Cytomorphological Study of Choroid Plexus Neoplasms and its Correlation with Histopathology

  • Pamu Pramod Kumar Mamata Medical College, Khammam, Telangana, India
  • Yalavarthi Sushma Mamata Medical College, Khammam, Telangana, India
  • Pagidikalava Aparna Mamata Medical College, Khammam, Telangana, India
Keywords: Squash cytology, Histopathology, Choroid plexus neoplasms


Background: Choroid plexus neoplasms are uncommon and constitute 0.3 to 0.6% of all brain tumors and 2 to 4% of brain tumors in children below 15 years. Choroid plexus neoplasms pose considerable treatment challenges. CNS Squash cytology (CSC) helps neurosurgeons immensely in the management of choroid plexus neoplasms. The present study aimed at cytomorphological examination of choroid plexus neoplasms on squash smears and to differentiate them from other papillary neoplasms in that location and to correlate with histopathological details.  Methods: Intraoperative squash smears of twelve cases of SOLs (Space Occupying Lesions) of ventricles and cerebellopontine angle were included in the present study. Cytological diagnoses were correlated with MRI diagnosis and histopathological evaluation. Result: The study group included 9 (75%) cases of choroid plexus papilloma (CPP), 03 (25%) cases of choroid plexus carcinoma (CPC). Age range was 3 months to 58 years (mean=20.5 yrs) and had equal sex distribution. The tumors were distributed as follows: lateral ventricle (1; 8.33%), fourth ventricle and fourth ventricle with cerebellopontine angle extension (10; 83.34%), and third ventricle (1; 8.33%).  Conclusion: Histopathological examination is gold standard in differentiating choroid plexus neoplasms from other papillary neoplasms like Ependymoma and Metastatic adenocarcinoma.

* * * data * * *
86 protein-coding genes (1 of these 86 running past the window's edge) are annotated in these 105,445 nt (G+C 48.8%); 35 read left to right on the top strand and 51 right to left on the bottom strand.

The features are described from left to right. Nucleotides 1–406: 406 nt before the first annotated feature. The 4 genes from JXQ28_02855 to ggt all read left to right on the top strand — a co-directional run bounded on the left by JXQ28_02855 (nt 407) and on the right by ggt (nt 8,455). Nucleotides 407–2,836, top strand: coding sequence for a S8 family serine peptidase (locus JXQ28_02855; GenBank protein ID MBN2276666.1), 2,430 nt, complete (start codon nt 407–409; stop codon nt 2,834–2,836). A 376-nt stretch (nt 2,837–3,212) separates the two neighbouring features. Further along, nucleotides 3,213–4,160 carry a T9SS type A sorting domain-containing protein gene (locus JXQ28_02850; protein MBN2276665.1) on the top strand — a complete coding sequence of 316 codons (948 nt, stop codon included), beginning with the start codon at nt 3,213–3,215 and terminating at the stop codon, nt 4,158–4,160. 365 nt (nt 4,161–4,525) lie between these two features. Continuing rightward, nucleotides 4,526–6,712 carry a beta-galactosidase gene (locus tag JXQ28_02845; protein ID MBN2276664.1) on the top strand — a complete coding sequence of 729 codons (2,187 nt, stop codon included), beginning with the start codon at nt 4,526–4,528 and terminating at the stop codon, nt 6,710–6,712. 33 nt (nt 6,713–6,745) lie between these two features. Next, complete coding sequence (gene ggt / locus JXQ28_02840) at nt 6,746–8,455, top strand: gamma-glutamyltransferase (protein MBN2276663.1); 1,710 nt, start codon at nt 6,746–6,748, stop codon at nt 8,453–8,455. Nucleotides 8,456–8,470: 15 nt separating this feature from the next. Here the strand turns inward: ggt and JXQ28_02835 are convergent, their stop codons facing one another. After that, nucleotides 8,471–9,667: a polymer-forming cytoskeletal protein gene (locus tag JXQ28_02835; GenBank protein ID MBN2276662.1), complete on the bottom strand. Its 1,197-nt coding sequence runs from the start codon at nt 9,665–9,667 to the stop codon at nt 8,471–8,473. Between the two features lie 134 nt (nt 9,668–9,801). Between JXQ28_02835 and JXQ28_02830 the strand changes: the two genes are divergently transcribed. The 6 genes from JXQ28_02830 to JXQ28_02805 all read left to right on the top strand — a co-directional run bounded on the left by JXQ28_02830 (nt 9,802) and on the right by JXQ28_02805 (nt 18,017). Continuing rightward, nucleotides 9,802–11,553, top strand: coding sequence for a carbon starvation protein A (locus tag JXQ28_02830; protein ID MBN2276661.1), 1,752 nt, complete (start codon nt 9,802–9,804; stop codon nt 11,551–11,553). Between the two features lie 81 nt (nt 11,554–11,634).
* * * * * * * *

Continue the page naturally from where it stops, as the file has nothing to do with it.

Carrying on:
Author Biographies

Pamu Pramod Kumar, Mamata Medical College, Khammam, Telangana, India
Department of Pathology
Yalavarthi Sushma, Mamata Medical College, Khammam, Telangana, India
Department of Pathology
Pagidikalava Aparna, Mamata Medical College, Khammam, Telangana, India
Department of Pathology


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Original Article